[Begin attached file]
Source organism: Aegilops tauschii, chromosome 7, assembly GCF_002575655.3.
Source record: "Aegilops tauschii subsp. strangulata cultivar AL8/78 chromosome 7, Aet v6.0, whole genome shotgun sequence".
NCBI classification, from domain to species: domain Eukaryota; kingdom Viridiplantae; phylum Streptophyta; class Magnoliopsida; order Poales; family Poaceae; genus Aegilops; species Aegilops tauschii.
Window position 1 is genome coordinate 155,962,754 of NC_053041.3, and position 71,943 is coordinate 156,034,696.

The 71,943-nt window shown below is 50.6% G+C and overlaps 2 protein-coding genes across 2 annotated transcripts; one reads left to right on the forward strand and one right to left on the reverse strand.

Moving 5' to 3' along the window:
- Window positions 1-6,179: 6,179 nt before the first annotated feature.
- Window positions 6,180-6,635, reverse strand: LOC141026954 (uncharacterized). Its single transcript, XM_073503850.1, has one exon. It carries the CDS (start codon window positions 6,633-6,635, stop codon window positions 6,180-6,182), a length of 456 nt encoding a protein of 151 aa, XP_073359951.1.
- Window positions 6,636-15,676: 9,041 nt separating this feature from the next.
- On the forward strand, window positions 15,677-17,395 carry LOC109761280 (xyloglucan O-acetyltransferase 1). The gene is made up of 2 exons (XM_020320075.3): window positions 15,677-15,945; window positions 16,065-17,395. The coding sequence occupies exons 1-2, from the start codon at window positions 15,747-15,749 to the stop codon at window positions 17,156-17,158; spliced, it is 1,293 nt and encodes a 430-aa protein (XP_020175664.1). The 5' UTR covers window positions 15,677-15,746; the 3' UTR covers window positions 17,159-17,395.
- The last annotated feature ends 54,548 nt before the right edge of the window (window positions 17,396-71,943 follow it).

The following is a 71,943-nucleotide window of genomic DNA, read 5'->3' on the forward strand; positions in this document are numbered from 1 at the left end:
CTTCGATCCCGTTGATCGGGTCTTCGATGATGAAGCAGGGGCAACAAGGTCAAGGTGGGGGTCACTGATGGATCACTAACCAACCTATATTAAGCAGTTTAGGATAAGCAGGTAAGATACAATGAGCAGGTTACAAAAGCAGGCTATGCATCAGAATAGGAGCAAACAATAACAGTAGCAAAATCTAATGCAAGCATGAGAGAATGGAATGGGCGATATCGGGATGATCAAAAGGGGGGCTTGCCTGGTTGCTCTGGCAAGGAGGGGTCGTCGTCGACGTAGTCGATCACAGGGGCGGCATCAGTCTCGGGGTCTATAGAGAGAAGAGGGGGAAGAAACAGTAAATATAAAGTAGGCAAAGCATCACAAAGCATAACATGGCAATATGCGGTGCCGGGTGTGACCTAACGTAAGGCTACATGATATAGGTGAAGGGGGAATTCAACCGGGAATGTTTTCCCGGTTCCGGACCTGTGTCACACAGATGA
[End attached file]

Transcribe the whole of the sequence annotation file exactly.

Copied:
Source organism: Aegilops tauschii, chromosome 7, assembly GCF_002575655.3.
Source record: "Aegilops tauschii subsp. strangulata cultivar AL8/78 chromosome 7, Aet v6.0, whole genome shotgun sequence".
NCBI classification, from domain to species: domain Eukaryota; kingdom Viridiplantae; phylum Streptophyta; class Magnoliopsida; order Poales; family Poaceae; genus Aegilops; species Aegilops tauschii.
Window position 1 is genome coordinate 155,962,754 of NC_053041.3, and position 71,943 is coordinate 156,034,696.

The 71,943-nt window shown below is 50.6% G+C and overlaps 2 protein-coding genes across 2 annotated transcripts; one reads left to right on the forward strand and one right to left on the reverse strand.

Moving 5' to 3' along the window:
- Window positions 1-6,179: 6,179 nt before the first annotated feature.
- Window positions 6,180-6,635, reverse strand: LOC141026954 (uncharacterized). Its single transcript, XM_073503850.1, has one exon. It carries the CDS (start codon window positions 6,633-6,635, stop codon window positions 6,180-6,182), a length of 456 nt encoding a protein of 151 aa, XP_073359951.1.
- Window positions 6,636-15,676: 9,041 nt separating this feature from the next.
- On the forward strand, window positions 15,677-17,395 carry LOC109761280 (xyloglucan O-acetyltransferase 1). The gene is made up of 2 exons (XM_020320075.3): window positions 15,677-15,945; window positions 16,065-17,395. The coding sequence occupies exons 1-2, from the start codon at window positions 15,747-15,749 to the stop codon at window positions 17,156-17,158; spliced, it is 1,293 nt and encodes a 430-aa protein (XP_020175664.1). The 5' UTR covers window positions 15,677-15,746; the 3' UTR covers window positions 17,159-17,395.
- The last annotated feature ends 54,548 nt before the right edge of the window (window positions 17,396-71,943 follow it).

The following is a 71,943-nucleotide window of genomic DNA, read 5'->3' on the forward strand; positions in this document are numbered from 1 at the left end:
CTTCGATCCCGTTGATCGGGTCTTCGATGATGAAGCAGGGGCAACAAGGTCAAGGTGGGGGTCACTGATGGATCACTAACCAACCTATATTAAGCAGTTTAGGATAAGCAGGTAAGATACAATGAGCAGGTTACAAAAGCAGGCTATGCATCAGAATAGGAGCAAACAATAACAGTAGCAAAATCTAATGCAAGCATGAGAGAATGGAATGGGCGATATCGGGATGATCAAAAGGGGGGCTTGCCTGGTTGCTCTGGCAAGGAGGGGTCGTCGTCGACGTAGTCGATCACAGGGGCGGCATCAGTCTCGGGGTCTATAGAGAGAAGAGGGGGAAGAAACAGTAAATATAAAGTAGGCAAAGCATCACAAAGCATAACATGGCAATATGCGGTGCCGGGTGTGACCTAACGTAAGGCTACATGATATAGGTGAAGGGGGAATTCAACCGGGAATGTTTTCCCGGTTCCGGACCTGTGTCACACAGATGA